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Palauan Adjectives

The following is a brief discussion about Palauan adjectives. For a longer exploration, please refer to discussions of state verbs in the Joseph Handbooks. According to the official Lewis Joseph grammar book of Palauan, there are no Palauan parts of speech called adjectives. However, Palauan does, of course, have words used to describe other words. In English, we call these words adjectives. Examples of English adjectives are dangerous, beautiful, and hot.

Palauan Resulting State Verbs

In Palauan, words corresponding to English adjectives are called state verbs. There are several types of Palauan state verbs. The most common are resulting state verbs which occur as a result of a verb. Some examples:

Here is a list of seven random Palauan verbs and their resulting state verbs:

bldaoch, v.r.s.(sea) beaten with pole; (fruit) knocked down with pole.
bldaoch a mla obedaoch; nglai, medaoch, medochii, a iedel a bldaoch; bedochel.
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cheloes, v.r.s.(rope, etc.) frayed.
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chelokl, v.r.s.scolded.
chelokl a mla mechokl; mla choklii; oungeroel, mengokl, aki di chelokl el rokui.
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telemetamel, v.r.s.(trees; land; etc.) cleared.
telemetamel a telemotem; mededaes, mla metemotem; tometemii a rael; tomotem a oreomel, temetemel.
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ulkiis, v.r.s.awakened.
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ulterekokl, v.r.s.entrusted to someone; given for safekeeping; (specific time) set; sincere, real; genuine; really; surely; for sure; definitely.
ulterekokl a mla moterekokl; ultebechel el kmal ngii; mloterekokl el mengkar a chutem; oterekeklii a omerolel, oterekokl a okelel a babii er ngii; ulterekeklel.
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ultiil, v.r.s.leaned or laid against; lying down.
ultiil a ultuil; ngalek a ultiil er a demal; otilii, otiil, otilel er a demal.
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Palauan Anticipating State Verbs

Anticipating state verbs in Palauan are like resulting state verbs. However, instead of describing the state of something after a verb has modified it, these describe the state of something before a verb is anticipated to modify it. Here's seven random Anticipating State Verbs:

chetimall, v.a.s.is to be smeared or spread on.
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chitemetall, v.a.s.(hand) is to be closed to make fist; is to be crushed into ball.
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ngkuul, v.a.s.is to be transported or moved.
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osisechekill, v.a.s.is to be taught, instructed, trained.
osisechekill a kirel el mosisechakl; osisecheklii, metitur a osischekill, osisechakl el kirel a metitur; osisecheklel.
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soadel, v.a.s.is to be separated or explained.
soadel a kirel el mesaod; kirel el obeketakl; soadel a chutem el kmo ng mor; meldung el tekoi a soadel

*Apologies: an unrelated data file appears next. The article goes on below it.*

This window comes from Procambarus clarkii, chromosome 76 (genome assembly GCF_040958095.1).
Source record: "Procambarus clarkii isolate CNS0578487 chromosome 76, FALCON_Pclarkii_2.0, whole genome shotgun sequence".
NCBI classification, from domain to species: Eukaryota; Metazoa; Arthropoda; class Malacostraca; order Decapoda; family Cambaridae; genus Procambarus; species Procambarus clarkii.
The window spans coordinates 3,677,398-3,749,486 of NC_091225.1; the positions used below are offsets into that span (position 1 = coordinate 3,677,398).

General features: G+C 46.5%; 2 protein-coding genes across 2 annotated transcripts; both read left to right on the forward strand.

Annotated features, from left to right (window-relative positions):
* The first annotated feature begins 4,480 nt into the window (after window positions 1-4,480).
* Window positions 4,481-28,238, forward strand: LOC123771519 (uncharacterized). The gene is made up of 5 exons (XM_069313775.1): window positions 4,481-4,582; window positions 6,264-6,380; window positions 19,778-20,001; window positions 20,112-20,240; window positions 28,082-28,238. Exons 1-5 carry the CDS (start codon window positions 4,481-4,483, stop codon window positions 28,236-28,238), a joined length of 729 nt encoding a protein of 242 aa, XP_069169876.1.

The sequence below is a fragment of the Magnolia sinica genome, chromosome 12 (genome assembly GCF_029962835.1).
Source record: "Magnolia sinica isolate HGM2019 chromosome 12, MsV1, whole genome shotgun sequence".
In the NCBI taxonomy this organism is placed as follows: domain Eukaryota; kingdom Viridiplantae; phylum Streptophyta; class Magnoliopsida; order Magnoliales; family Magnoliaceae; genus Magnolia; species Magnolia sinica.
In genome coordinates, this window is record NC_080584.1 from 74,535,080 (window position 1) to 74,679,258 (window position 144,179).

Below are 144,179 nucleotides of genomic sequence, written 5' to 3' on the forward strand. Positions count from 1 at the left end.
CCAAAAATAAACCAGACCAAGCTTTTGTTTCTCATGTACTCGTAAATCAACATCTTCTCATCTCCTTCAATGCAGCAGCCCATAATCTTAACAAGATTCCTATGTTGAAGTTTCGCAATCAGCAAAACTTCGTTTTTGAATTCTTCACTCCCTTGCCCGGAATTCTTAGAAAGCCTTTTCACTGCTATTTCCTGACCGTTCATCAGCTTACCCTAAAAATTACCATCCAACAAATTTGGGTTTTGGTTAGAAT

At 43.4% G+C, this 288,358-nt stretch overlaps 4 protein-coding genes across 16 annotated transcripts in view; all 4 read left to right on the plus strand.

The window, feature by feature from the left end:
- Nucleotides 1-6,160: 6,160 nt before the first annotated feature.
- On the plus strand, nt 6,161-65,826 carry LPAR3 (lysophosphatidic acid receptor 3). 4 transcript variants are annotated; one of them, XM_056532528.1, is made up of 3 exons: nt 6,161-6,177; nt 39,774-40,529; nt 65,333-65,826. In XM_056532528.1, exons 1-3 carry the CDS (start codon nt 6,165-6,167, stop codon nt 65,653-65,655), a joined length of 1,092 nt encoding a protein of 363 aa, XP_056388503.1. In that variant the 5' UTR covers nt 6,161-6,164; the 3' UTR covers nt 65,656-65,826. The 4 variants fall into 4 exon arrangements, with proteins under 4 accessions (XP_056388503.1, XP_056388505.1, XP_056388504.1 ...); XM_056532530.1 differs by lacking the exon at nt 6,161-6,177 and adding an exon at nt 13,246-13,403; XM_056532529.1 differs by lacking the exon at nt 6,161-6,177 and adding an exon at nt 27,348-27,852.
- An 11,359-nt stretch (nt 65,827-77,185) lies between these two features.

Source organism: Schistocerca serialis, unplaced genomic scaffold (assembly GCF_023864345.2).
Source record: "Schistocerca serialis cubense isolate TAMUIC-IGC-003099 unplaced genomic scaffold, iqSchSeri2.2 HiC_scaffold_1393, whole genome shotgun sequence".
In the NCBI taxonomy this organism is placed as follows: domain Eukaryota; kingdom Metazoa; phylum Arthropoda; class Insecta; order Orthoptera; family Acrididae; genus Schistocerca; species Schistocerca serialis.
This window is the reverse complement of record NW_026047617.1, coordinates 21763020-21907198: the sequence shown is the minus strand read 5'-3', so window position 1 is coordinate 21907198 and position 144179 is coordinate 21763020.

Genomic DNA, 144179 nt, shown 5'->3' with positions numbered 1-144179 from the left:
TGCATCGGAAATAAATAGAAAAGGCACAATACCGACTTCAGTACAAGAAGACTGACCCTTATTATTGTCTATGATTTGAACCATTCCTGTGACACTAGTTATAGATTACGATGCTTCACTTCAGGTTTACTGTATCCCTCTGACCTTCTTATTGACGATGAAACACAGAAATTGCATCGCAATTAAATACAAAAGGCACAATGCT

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techerekill, v.a.s.is to be hung on a hook or unloaded with a winch.
techerekill a kirel el metecherakl; melecherakl er ngii.
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tiuelechall, v.a.s.is to be thrown at with a stick.
tiuelechall a kirel el metiualech; tiuelechii a iedel; toiualech, meliualech a meradel, tiuelechel.
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State Verbs with Related Nouns

In English, a common thing to do is to ask 'how XXXX is something,' where XXXX is an adjective. For example, 'how hot is that,' or 'how dangerous is that,' are common English expressions.

This is true in Palauan as well in a form like, 'ng uangarang a kleldelel,' which translates literally perhaps to something like, 'it is like what, its heat,' or figuratively as, 'how hot is it.' The word kleldelel is a possessed noun meaning 'its heat.' See the nouns page for a longer explanation of possessed nouns.

Many of these Palauan nouns have related state verbs which translate to, and are used as, English adjectives. Here is a list of seven random Palauan nouns along with their corresponding state verbs.

Palauan_NounEngish_NounPalauan_AdjEnglish_Adj
chemarsleak (in something like a boat or a bucket).chemars(boat, bucket, etc.) leaky; leaking.
chiukl(singing) voice.cheiukl(person) having a good singing voice.
riamelfootball fruit (Pangi; Payan).bekeriamelsmell like football fruit; sweaty; have a strong body odor (especially, as result of diet or poor hygiene).
chelechedsmall sea crab.chelechedambidextrous.
chiechabhole; hollow; cavity (in tooth).mechiechab(teeth) full of cavities.
builmoon; month.builmoon; month.
kemangetlength (of string, etc.) which exceeds what is needed or expected.kemangetlength (of string, etc.) which exceeds what is needed or expected.

Reng Idioms as Adjectives

There are many Palauan expressions which use a state verb to describe the Palauan word reng which means spirit or heart. These are idioms which mean their literal and figurative meanings are not the same. Typically, but not always, the figurative meaning describes an emotion. An example is kesib a reng, which literally means a sweaty heart but figuratively it means to be angry. Here is a list of seven random examples of these reng idioms:

PalauanEnglish
komeklii a rengul(person) controlling themselves; (person) holding their tongue.
chelemekl a rengul(person) holding a grudge; (person) strong, stubborn, persistent, determined.
beltik a rengulbetik a rengul
ukab er a rengul(something sentimental) arouses one's emotions (touch someone's figurative heart).
urrengulelurungulel
ultebechel a rengulhonest; mature and responsible.
smiich a rengulfeel proud about (someone).

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